There’s been a lot written about “strength-based” development approaches in recent years. Research suggests that you’re better off building on your natural strengths and talents than trying to improve your weaknesses. The usefulness of the strength-based approach explains its popularity. It makes good sense: put yourself in situations where your gifts and talents can be put to good use, and you’ll increase the likelihood of being successful. As the great motivational theorist Abraham Maslow said, “A musician must make music, an artist must paint, a poet must write if he is to be ultimately at peace with himself.”
Strengths are good things. But too much of a good thing is often a very bad thing. Past a certain point, our strengths start to cast a shadow. The leader who is comfortable speaking in public may turn into an attention hog always seeking the limelight. And the leader who is a gifted critical thinker may become overly critical of others. The leader who has great interpersonal skills may place too much emphasis on subjective criteria when making decisions. And while it is true that every leader should develop and nurture his or her unique gifts and talents, this is not where development should end. To be fully developed as a leader, you need to go further.
Every leader needs to be keenly aware that strengths can become overly potent, sometimes toxically so. The strength of drive can give way to dominance, which can become the weakness of intimidation. Likewise, the strength of confidence can slip over into the weakness of arrogance. Every leader is made up of sunshine and shadows. Paying attention only to the shiny parts of your leadership causes your shadow to grow, practically ensuring a kick in the saltshaker.
When that kick comes, and it happens to all of us, how do you learn and grow from it? Because here is one fundamental truth about a butt kick: if you refuse to learn the lessons it can provide, a harder and more painful kick is sure to follow. As the saying goes, “If you don’t learn the lesson, you have to repeat the class.”
Here are some quick tips for ensuring that you’re ready to benefit from whatever kicks you may next endure:
- Focus on the long game. A kick is just a momentary speed bump on your longer leadership career. The spike in pain will eventually yield worthwhile lessons and changes. Focus on where you ultimately want your career to end up, not the detour it may have taken.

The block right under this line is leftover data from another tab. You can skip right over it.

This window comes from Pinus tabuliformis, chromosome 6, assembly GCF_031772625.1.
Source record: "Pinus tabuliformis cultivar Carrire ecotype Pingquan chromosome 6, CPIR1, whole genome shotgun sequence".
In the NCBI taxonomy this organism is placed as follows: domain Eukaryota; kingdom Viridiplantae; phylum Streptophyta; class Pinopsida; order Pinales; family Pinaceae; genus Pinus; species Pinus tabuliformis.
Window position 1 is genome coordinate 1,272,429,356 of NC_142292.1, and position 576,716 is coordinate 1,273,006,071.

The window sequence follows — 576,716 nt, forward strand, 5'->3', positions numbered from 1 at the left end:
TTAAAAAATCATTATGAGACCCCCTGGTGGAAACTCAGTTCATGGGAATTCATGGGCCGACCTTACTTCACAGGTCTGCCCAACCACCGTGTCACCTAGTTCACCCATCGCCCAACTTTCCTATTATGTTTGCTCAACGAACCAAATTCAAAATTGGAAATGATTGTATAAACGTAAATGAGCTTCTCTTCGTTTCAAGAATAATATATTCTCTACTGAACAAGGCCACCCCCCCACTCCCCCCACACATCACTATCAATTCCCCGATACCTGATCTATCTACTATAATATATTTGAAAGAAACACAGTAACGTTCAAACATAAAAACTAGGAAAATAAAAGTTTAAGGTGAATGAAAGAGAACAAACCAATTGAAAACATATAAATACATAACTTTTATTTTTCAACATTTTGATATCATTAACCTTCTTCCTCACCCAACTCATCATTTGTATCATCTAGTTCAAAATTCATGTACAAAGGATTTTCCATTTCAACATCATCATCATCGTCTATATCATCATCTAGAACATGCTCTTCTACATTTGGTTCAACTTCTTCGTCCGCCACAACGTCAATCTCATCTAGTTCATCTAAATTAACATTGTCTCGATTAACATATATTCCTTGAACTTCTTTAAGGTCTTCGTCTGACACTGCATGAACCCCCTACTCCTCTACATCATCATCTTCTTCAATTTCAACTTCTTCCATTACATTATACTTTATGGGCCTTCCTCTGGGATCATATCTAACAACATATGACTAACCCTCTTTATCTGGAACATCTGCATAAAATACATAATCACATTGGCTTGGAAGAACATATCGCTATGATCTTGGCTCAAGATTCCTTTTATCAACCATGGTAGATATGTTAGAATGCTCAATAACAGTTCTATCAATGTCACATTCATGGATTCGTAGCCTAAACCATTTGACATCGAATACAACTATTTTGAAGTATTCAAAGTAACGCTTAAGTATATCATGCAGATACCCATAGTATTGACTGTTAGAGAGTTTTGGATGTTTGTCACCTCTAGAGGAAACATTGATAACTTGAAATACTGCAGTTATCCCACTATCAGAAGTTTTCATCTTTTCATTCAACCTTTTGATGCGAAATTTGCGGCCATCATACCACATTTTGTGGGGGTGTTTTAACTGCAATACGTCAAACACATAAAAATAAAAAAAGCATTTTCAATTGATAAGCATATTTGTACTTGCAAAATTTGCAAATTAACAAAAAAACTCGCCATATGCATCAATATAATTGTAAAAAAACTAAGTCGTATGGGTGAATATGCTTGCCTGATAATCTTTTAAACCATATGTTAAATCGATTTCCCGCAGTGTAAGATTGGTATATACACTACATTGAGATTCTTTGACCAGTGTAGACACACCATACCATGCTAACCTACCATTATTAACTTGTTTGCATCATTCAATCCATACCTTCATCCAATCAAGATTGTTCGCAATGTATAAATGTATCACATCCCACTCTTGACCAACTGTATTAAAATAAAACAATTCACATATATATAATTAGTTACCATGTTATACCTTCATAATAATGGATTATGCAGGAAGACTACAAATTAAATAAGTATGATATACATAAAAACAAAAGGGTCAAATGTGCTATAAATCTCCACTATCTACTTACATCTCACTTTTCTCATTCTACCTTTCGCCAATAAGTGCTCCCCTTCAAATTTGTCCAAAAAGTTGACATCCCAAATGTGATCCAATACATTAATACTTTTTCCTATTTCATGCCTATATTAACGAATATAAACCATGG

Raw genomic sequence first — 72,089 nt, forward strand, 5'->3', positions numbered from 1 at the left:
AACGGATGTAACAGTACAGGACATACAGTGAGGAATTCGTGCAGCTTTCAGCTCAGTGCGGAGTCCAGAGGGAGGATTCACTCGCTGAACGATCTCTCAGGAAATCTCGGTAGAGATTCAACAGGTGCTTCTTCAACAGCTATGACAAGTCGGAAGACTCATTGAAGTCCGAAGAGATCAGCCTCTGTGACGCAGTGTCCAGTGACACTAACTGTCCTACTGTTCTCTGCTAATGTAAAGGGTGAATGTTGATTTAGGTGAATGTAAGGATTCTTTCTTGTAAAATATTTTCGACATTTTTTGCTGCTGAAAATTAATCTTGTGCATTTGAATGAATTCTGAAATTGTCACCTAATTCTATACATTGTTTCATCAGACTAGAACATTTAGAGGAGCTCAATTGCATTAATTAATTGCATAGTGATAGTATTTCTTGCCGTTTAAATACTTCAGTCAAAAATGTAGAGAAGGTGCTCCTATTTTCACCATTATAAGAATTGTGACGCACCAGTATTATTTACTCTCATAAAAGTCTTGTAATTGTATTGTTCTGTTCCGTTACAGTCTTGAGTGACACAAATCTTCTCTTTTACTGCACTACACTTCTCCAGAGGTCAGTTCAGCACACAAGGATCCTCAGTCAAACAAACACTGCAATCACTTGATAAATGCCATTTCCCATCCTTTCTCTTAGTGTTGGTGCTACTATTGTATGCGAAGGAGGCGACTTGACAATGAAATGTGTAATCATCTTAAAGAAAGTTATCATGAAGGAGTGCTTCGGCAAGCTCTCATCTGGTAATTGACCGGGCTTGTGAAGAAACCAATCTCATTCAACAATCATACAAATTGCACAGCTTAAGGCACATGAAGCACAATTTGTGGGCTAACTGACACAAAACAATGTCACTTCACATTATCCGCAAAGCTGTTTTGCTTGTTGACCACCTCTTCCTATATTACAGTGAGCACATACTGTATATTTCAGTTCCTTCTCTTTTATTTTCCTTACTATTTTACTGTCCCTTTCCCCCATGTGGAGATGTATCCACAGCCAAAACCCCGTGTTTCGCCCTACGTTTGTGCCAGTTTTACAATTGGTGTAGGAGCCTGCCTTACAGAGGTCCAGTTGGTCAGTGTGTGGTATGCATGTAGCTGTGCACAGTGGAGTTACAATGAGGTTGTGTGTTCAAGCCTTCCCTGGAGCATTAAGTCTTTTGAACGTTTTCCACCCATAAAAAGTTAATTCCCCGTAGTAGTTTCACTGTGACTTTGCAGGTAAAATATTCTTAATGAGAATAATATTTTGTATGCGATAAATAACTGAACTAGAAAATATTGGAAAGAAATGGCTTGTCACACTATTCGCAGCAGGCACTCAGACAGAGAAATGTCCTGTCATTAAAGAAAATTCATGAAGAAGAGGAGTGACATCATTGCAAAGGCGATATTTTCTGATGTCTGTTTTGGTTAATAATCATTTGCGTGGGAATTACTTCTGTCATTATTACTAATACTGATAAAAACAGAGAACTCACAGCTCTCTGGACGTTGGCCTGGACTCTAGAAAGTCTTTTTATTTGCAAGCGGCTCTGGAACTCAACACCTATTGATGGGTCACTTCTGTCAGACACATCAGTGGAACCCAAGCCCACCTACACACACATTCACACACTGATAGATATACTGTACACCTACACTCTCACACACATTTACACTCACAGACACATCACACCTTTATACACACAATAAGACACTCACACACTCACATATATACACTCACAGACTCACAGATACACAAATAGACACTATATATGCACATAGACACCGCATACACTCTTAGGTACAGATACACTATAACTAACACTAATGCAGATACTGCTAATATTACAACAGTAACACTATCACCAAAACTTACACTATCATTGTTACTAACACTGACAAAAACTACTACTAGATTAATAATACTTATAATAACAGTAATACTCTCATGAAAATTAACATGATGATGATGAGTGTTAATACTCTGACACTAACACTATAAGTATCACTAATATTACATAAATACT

- Learn from your feelings. Pay close attention to the feelings that come up for you after you get kicked. Identify what you’re feeling, precisely. Do you feel embarrassed, fearful, resentful, or something else? Then ask yourself, “What information is this feeling trying to give me?” and “What is the lesson this feeling is trying to teach me?”
- Remember, discomfort = growth. Comfort may be comfortable, but it’s also stagnant. You don’t grow in a zone of comfort. You grow, progress, and evolve in a zone of discomfort. The more uncomfortable the kick feels the more growth can result.
- Broaden your view of courage. Being vulnerable, open, and receptive to change is a form of courage. Hard-charging types wrongly see courage as being fearless. Nothing could be further from the truth. Courage is fearful. The simplest definition of courage is “acting despite being afraid.” Courage requires fear. As long as you keep moving forward, it’s when there’s a knot in your stomach, a lump in your throat, and sweat on your palms that your courage is doing its job.
- Don’t be oblivious to yourself. How much might it be costing you to remain loyal to your ignorance? Self-exploration and discovery can be painful, but what is more painful in the long run is being a stunted human being, incapable of acknowledging, assimilating, or shoring up your shortcomings.
- Be your own project. Lots of people lead projects better than they lead themselves. Think about what it takes to lead a great project. You start by identifying your desired outcomes, you put together a timeline and pinpoint critical milestones, you marshal the resources the project will need to be successful, and you identify metrics to track progress. Guess what? You can manage your kick recovery the exact same way.
- Stay present. Rather than try to avoid all that surfaces for you during and immediately after the humiliating event, fully immerse yourself in the experience. What feelings come up for you? What fears are at work? How might your feelings and fears serve you once the entire experience plays out? What are you learning and how can you put those lessons to good use?
As much as self-discovery can be painful, it is also fantastically rewarding. The journey to the center of one’s self is the most important voyage you’ll ever take. It’s how you become a whole person, truly knowing the full dimensions of your talents, idiosyncrasies, and deepest desires.
Ultimately, if you let it, a humiliating kick can be the entry point for a richer, fuller, and more complete understanding of yourself, as a leader, and as a human being. Armed with that knowledge, you’ll be better able to use your strengths— and actively mitigate the shadows your strengths sometimes cause—so they better serve you and others. Abraham Maslow sums it well: “What is necessary to change a person is to change his awareness of himself.”
How do your strengths cast a shadow? What can you do today to prevent the kick in the pants that may come down the road?
This post is an excerpt from A Leadership Kick in the Ass.